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Archives CME
February 2001

>Archives of Ophthalmology Reader's Choice: Continuing Medical Education

Author Affiliations



Copyright 2001 American Medical Association. All Rights Reserved. Applicable FARS/DFARS Restrictions Apply to Government Use.2001

Arch Ophthalmol. 2001;119(2):315-316. doi:10-1001/pubs.Ophthalmol.-ISSN-0003-9950-119-2-ecz0201
Physicians in the United States, Canada, and Mexico

Physicians with current and valid licenses in the United States, Canada, or Mexico who read any 3 of the selected continuing medical education (CME) articles in this issue of Archives of Ophthalmology, complete the CME Evaluation Form, and fax it to the number or mail it to the address at the bottom of the CME Evaluation Form are eligible for category 1 CME credit. There is no charge.

The American Medical Association (AMA) is accredited by the Accreditation Council for Continuing Medical Education to sponsor continuing medical education for physicians. The AMA designates this educational activity for up to 1 hour of Category 1 credit per Archives of Ophthalmology issue toward the AMA Physician's Recognition Award (PRA). Each physician should claim only those hours of credit that were actually spent in the educational activity.

Physicians in Other Countries

Physicians with current and valid licenses in the United States, Mexico, or Canada are eligible for CME credit even if they live or practice in other countries. Physicians licensed in other countries are also welcome to participate in this CME activity. However, the PRA is only available to physicians licensed in the United States, Canada, or Mexico.

Earning Credit and the CME Evaluation Form

To earn credit, read the articles designated for CME credit carefully and complete the CME Evaluation Form. The CME Evaluation Form must be submitted within 4 weeks of the issue date. A certificate awarding 1 hour of category 1 CME credit will be faxed or mailed to you; it is then your responsibility to maintain a record of credit received. Questions about CME credit processing should be directed to The Blackstone Group; tel: (312) 419-0400, ext 225; fax: (312) 269-1636.

One of our goals is to assess continually the educational needs of our readers so we may enhance the educational effectiveness of the Archives of Ophthalmology. To achieve this goal, we need your help. You must complete the CME Evaluation Form to receive credit.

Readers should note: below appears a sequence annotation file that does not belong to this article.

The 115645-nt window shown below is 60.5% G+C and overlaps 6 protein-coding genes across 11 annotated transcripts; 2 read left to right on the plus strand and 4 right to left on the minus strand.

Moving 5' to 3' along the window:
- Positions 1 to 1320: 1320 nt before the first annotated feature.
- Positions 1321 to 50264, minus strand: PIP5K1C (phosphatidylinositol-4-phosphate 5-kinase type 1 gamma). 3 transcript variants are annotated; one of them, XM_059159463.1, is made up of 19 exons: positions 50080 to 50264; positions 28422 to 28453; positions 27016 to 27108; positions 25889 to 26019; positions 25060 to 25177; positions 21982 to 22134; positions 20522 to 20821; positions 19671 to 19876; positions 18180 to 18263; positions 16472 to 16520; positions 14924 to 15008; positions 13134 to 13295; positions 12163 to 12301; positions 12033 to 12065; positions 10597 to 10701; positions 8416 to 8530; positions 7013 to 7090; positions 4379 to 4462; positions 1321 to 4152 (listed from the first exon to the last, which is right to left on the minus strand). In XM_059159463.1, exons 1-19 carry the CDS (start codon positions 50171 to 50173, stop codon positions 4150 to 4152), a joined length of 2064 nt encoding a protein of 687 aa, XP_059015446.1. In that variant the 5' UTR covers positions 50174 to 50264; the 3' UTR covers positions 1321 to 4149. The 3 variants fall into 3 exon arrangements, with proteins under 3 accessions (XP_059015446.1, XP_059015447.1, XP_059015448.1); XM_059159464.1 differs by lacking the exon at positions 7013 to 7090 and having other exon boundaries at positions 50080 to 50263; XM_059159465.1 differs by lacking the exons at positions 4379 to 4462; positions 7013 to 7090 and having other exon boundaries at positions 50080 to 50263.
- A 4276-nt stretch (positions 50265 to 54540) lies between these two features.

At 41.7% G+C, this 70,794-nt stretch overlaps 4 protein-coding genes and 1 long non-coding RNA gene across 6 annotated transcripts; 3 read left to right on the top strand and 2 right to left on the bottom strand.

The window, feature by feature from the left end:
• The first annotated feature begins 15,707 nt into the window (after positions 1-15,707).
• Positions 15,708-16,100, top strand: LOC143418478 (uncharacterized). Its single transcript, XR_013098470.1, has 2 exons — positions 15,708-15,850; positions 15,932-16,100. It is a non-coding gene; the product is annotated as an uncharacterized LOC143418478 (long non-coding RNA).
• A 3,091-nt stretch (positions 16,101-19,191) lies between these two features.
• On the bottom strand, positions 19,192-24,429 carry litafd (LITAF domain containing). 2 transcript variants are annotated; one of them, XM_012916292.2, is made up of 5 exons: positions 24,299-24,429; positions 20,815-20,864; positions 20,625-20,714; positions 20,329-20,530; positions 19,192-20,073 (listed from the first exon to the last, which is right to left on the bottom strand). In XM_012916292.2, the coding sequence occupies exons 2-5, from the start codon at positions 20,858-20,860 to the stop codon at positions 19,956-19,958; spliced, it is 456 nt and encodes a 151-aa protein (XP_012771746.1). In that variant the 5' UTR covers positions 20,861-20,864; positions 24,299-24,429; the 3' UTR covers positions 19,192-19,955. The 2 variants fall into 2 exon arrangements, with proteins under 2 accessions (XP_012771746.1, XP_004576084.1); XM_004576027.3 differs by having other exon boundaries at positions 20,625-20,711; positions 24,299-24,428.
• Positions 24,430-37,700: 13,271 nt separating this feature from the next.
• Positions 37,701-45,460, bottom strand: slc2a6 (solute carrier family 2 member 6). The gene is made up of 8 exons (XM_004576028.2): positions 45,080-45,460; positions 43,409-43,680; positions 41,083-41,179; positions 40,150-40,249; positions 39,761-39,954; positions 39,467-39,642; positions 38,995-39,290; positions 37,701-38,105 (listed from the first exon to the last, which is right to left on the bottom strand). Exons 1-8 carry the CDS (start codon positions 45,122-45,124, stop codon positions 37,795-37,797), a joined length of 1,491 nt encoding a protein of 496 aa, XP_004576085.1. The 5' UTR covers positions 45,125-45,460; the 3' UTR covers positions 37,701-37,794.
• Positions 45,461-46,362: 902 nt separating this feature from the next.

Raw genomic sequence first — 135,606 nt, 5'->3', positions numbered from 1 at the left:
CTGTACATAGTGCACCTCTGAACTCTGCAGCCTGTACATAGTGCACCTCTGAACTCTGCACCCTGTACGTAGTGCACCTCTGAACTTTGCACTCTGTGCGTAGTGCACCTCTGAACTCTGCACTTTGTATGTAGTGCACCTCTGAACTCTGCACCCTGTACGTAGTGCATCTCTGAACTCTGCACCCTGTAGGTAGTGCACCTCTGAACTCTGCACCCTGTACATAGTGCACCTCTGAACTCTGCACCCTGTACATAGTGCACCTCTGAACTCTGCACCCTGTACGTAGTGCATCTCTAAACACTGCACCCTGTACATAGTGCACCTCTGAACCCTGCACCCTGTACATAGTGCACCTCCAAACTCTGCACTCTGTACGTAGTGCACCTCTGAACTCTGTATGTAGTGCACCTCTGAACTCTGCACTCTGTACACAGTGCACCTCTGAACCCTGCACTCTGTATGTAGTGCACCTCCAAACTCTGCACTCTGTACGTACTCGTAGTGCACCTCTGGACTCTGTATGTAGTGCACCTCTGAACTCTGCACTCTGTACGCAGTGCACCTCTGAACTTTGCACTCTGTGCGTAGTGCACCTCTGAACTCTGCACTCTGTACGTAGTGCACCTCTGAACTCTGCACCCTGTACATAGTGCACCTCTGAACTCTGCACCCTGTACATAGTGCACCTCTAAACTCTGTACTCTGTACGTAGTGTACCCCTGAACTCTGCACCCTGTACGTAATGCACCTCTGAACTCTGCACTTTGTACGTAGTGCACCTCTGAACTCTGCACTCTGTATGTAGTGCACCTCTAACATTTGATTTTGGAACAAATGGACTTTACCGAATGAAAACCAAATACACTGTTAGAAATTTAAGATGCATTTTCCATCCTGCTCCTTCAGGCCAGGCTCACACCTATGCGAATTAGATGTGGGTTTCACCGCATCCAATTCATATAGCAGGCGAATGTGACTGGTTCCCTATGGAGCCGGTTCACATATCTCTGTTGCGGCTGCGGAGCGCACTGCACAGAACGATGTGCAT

Statement of Educational Purpose

The objective of the Archives of Ophthalmology is education: To inform its readers of progress, problems, and pertinent research in the practice of ophthalmology through the publication of original contributions and observations. A flexible curriculum of article topics is developed annually by the journal's editorial board and is then supplemented throughout the year with information gained from readers, authors, reviewers, and editors. The Archives of Ophthalmology Reader's Choice CME activity allows readers, as adult learners, to determine their own educational needs and to assist the editors in addressing their needs in future issues.

Readers of the Archives of Ophthalmology should be able to attain the following educational objectives: (1) learn the latest advances in the field of medical and surgical ophthalomology and apply this information to their current practices; (2) acquire new information in the laboratory sciences that is pertinent to the field of ophthalmology; and (3) learn diagnostic and management skills through case scenarios and discussion of current controversial issues.

CME Articles in This Issue of Archives of Ophthalmology

The following articles in this issue may be read for CME credit:

External Beam Irradiation of Subfoveal Choroidal Neovascularization Complicating Age-Related Macular Degeneration: One-Year Results of a Prospective, Double-Masked, Randomized Clinical Trial Article

Educational Objective: To learn that low-dose fractionated external beam irradiation seems to have no treatment benefit or harm at 1-year follow-up.

Ocular Involvement in Patients With Posttransplant Lymphoproliferative Disorder Article

Educational Objective: To understand that posttransplant lymphoproliferative disorder should be considered in the differential diagnosis in patients with uveitis following organ transplantation.

Histological Effects in the Iris After 3 Months of Latanoprost Therapy: The Mainz 1 Study Article

Educational Objective: To acknowledge that short-term use of latanoprost does not produce morphological changes or cellular proliferation in the iris.

Differentiation Between Presumed Ocular Histoplasmosis Syndrome and Multifocal Choroiditis With Panuveitis Based on Morphology of Photographed Fundus Lesions and Fluorescein Angiography Article

Educational Objective: To understand that in the majority of cases, ocular histoplasmosis can be distinguished from multifocal choroiditis by using fundus photographs and fluorescein angiography alone.

Immunocytochemical Characterization of Macular Hole Opercula Article

Educational Objective: To learn that the presence of photoreceptors correlated with a worsened initial macular hole closure rate.